Over the past decade, the design world has been turned on its head. Due to the rise of the Internet and social media, great designers are no longer commodities, they’re luxuries. Companies are starting to go out of their way to find designers with unique perspectives to tell their brands’ stories, and the world’s best designers are becoming partners instead of employees.
If you’re just beginning your design career, it’s important to start on the right foot. Like several other professions, a design career is becoming less conducive to lifetime employees and more conducive to independent contractors and journeymen. Recently, we sat down with Mikey Burton on Obsessed With Design to chat about his design career. During this conversation, he gave advice to young designers looking to develop their career as the design industry evolves and changes. Here are some key takeaways from our conversation with Mikey Burton.
20 years ago, design projects were almost universally dictated by clients. While that is still true of many agency-client relationships today, the most successful design projects are the ones where the client gives the designer relative autonomy.
“I think now, if you look at individual designers, projects are being catered to designers more than ever,” Burton said.
This is happening for several reasons. For one, more marketers and executives are seeing the success of similar projects from their competitors, forcing them to compete. In many consumer-facing industries, companies have little choice than to adapt to a more artistically open structure if they want to stand out in their marketplace.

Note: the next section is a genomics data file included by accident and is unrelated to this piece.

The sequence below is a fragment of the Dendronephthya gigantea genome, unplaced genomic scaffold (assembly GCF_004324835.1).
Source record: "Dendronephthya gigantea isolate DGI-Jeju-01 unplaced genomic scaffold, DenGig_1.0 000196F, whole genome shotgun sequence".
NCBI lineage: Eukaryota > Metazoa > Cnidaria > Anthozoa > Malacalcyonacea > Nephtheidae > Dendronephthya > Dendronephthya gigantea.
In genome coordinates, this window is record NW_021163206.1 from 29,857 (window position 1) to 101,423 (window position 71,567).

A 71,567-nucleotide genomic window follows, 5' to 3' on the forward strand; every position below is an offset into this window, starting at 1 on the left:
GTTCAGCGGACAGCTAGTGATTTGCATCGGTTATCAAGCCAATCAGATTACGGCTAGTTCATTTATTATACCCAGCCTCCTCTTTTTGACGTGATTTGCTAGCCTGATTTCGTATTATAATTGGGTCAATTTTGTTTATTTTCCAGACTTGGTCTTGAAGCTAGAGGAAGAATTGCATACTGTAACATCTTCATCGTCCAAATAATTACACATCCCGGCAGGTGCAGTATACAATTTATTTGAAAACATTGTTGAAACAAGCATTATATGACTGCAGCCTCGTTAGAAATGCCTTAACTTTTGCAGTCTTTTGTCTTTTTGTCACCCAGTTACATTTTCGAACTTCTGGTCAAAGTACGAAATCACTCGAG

In addition to their competition, many companies are trying a more scattershot approach than ever before. With more channels to hit and a larger amount of content they have to produce every day, it becomes worthwhile to take a chance on designers, artists, and agencies that may not have gotten the nod in the past.
“Brands are trying to figure out advertising and marketing more than they ever had to in the past,” Mikey told us. “They have to tap into the social media thing. They’re always throwing money at weird ideas that designers can accomplish for them.”
If you’re early in your design career, Mikey believes that time is on your side. The earlier you focus on finding a design style that resonates with you, the sooner you can start to hone and develop that style into something that will resonate with others.
“As an individual designer you really need to have a specific voice and hone that in a way where people will cater a project for you,” Mikey said.
In the world of Behance and Dribbble, it’s really easy for your work to blend in with everyone else. If you want the best clients to seek you out for projects, it will only happen if you develop a voice and perspective that is unique and different from other designers that they’re looking at.
“You need to have your own voice and start producing content and then someone will say ‘I want to partner with this person,’” Burton advised.
“Thinking about design now… I’d love to get to a point where I’m the Anthony Bourdain of drawing food.”
- Mikey Burton
Throughout our interview, Mikey told the story of his evolution as a designer and an artist. His story is both one of self-discovery and of professional growth and development.
If you’re interested in hearing his story, download this episode and subscribe to Obsessed With Design on iTunes.